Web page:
Several risk factors have been identified for the development of BKPyVAN after KT, such as deceased donor, older recipient age and male gender, number of human leukocyte antigen mismatches, cold ischemia time, use of ureteric stents and tacrolimus-bases immunosuppression regimens (as compared to cyclosporine). Since effective and safe antiviral agents with activity against BKPyV are still lacking, the cornerstone for the prevention of BKPyVAN is screening for BKPyV viremia with preemptive reduction of immunosuppression if necessary.95 It is recommended that BKPyV DNAemia detection should to be performed monthly until post-transplant month 9 and every 3 months thereafter until the second year.95 BKPyV DNAemia should be also requested at the time of graft biopsy in cause of graft dysfunction. This strategy is thought to identify up to 90% of KT recipients at risk of BKPyVAN before significant graft function impairment occurs. Since fluoroquinolones can inhibit BKPyV DNA topoisomerase, some retrospective single-center studies reported that the use of levofloxacin or ciprofloxacin as prophylaxis for urinary tract infection (even as a short one-month course) may reduce the occurrence of BKPyV viremia.96,97 Nevertheless, a placebo-controlled, double-blinded, randomized trial failed to demonstrate a significant impact of a 3-month course of levofloxacin in terms of BKPyV viruria or viremia.98

Treatment of BKPyV infection

The primary approach to significant BKPyV DNAemia (>10,000copies/mL) and established BKPyVAN consists of reduction of immunosuppression (of note, acute or chronic graft rejection must have been previously ruled out). Tacrolimus trough levels are usually targeted to<6ng/mL, cyclosporine levels to<150ng/mL, sirolimus levels to<6ng/mL, and mycophenolic acid daily dose equivalents reduced to half or less of the daily maintenance dose. Further measures include switching from tacrolimus to reduced-exposure cyclosporine or conversion to mTOR inhibitor-containing regimens.95 A 30-day course of levofloxacin associated to reduction of immunosuppression was not proven to significantly reduce BKPyV viral load in a placebo-controlled trial.99 Cidofovir, leflunomide or replacement with IVIG preparations containing high titers of anti-BKPyV neutralizing antibodies have been also used,95 although no trials support its efficacy. Brincidofovir (CMX-001) is a novel, broad-spectrum lipid antiviral conjugate comprised of a lipid (1–0-hexadecyl-oxypropyl) covalently linked to the phosphonate group of cidofovir, which has been proven to exert a potent in vitro activity against BKPyV in primary human urothelial cells.100,101 Unfortunately, the clinical development program of this agent has been temporarily stopped, and results from a placebo-controlled trial assessing the use of brincidofovir for BKPyV viruria in KT and HSCT recipients (ClinicalTrials.gov NCT00793598) remain unpublished. Moreover, it has been reported the development of brincidofovir-induced reversible severe acute kidney injury in two SOT recipients infected with UL97-mutant CMV strains.102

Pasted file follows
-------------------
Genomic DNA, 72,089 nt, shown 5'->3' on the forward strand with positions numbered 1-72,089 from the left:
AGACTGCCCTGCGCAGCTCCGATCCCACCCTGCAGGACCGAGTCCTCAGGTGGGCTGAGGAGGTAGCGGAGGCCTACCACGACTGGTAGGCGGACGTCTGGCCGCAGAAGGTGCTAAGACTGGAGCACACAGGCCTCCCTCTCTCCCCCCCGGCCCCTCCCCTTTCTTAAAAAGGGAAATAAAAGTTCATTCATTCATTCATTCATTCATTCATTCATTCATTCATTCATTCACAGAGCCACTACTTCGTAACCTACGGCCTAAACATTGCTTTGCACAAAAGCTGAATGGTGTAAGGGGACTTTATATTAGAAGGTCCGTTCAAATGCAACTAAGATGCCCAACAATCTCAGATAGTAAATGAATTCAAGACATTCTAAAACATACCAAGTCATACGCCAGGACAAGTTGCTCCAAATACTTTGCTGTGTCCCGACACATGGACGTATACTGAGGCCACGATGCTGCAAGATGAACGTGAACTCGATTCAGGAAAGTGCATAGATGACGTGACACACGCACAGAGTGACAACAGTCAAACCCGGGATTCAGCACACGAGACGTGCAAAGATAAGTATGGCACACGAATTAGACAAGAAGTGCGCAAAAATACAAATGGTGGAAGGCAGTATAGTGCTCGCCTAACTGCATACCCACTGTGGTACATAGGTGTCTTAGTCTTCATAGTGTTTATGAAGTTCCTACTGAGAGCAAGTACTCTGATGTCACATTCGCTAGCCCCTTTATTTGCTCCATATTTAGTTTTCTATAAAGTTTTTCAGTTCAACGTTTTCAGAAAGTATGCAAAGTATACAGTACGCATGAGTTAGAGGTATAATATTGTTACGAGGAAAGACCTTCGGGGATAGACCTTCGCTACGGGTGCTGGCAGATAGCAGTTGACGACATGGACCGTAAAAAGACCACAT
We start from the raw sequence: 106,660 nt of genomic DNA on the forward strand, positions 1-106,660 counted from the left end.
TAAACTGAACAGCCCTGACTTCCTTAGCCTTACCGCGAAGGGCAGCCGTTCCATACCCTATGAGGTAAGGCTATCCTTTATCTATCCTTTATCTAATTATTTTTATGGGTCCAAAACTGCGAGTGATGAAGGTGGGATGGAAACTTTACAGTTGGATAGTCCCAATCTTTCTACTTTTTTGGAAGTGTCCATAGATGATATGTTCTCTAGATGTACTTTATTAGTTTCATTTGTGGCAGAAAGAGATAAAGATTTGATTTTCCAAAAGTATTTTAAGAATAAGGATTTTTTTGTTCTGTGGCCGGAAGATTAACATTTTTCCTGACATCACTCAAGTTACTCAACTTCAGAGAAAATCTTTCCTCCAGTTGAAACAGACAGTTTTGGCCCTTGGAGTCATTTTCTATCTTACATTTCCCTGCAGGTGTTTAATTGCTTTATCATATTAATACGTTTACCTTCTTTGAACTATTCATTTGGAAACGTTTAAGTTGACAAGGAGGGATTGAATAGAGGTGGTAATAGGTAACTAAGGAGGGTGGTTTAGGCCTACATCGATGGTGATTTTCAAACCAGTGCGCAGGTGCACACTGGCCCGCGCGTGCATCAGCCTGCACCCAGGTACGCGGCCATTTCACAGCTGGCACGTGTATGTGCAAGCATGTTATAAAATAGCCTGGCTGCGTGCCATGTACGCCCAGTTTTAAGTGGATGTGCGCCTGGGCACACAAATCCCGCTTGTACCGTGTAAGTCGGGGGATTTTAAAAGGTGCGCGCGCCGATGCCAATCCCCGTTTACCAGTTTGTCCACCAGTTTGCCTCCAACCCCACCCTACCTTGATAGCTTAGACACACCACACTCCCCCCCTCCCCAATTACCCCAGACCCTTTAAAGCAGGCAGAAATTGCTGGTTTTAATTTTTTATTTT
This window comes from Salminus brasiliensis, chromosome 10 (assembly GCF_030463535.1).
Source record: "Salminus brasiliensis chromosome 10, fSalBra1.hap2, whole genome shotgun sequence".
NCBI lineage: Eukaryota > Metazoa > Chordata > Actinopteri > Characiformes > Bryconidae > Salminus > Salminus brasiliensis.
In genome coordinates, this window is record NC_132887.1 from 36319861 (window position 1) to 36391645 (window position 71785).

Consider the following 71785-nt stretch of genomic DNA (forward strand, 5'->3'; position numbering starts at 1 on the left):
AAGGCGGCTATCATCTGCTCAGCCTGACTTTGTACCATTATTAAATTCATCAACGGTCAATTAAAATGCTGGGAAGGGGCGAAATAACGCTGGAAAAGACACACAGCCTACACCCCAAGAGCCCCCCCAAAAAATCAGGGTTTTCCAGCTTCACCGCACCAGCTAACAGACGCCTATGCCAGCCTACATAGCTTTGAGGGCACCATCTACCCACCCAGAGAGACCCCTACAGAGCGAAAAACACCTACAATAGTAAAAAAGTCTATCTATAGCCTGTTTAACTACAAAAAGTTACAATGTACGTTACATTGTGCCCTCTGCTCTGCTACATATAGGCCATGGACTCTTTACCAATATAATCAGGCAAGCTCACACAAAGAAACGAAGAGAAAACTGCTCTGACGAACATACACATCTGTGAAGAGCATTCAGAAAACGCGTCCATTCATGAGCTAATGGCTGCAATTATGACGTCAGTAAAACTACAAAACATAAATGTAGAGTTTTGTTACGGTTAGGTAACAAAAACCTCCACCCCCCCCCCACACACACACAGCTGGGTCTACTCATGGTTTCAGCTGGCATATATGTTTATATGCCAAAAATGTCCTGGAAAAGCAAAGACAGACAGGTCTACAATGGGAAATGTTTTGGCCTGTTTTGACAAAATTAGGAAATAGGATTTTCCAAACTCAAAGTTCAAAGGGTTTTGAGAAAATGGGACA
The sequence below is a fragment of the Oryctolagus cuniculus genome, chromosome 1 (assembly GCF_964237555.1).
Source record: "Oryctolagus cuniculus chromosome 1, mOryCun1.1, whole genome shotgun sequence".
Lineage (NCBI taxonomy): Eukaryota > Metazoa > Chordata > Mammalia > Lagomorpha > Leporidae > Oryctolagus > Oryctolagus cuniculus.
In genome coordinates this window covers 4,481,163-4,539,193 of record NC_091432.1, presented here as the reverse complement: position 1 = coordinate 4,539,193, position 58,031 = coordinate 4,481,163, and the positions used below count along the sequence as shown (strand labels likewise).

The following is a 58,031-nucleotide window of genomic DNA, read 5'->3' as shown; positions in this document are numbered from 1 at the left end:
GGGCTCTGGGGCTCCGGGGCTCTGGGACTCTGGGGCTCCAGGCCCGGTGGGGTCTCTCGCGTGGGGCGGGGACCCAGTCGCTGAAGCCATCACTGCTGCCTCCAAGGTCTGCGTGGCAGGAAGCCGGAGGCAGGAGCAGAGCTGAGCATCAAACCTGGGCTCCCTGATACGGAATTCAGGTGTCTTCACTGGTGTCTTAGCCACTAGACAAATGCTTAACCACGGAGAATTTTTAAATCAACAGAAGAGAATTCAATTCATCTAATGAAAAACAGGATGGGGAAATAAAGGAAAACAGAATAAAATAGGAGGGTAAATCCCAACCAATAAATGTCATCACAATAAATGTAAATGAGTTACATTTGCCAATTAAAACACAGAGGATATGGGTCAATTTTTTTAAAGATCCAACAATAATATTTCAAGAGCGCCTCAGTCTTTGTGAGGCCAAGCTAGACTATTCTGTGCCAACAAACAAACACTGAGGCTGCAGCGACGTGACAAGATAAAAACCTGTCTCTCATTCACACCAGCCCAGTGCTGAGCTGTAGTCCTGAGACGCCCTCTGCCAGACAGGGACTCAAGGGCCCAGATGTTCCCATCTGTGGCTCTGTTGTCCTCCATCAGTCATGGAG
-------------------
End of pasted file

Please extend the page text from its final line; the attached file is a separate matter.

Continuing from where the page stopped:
Investigational strategies for the prevention and treatment of BKPyV

Standardization of BKPyV PCR assays providing results in IU/mL are needed in order to harmonize clinical procedures across centers and reporting of study results.95 Strategies for immunosuppression tapering or switching should be ideally evaluated in the setting of clinical trials. Finally, data is also lacking concerning the potential value of adoptive therapy with BKPyV-specific T-cells.


The implementation over the past decades of risk minimization strategies has contribute to substantially reduce the negative impact of post-transplant viral infections (namely CMV, VZV and HSV-1/2) on graft and patient outcomes, although this complication persists as a major concern for transplant infectious diseases physicians. Future developments in antivirals drugs, vaccine research, strategies for immune monitoring and adoptive immunotherapy will most surely open new prospects that will eventually improve long-term results of the SOT procedure.

Authors’ contributions

J.T.S. was responsible for the literature review and the drafting and writing of the manuscript; M.F.R. and J.M.A. contributed to the critical revision of the manuscript and approved the final version.

Funding sources

M.F.R. holds a “Miguel Servet” research contract (CP18/00073) from the Instituto de Salud Carlos III, Spanish Ministry of Science, Innovation and Universities.

Conflict of interest statement

The authors have no conflicts of interest related to this publication.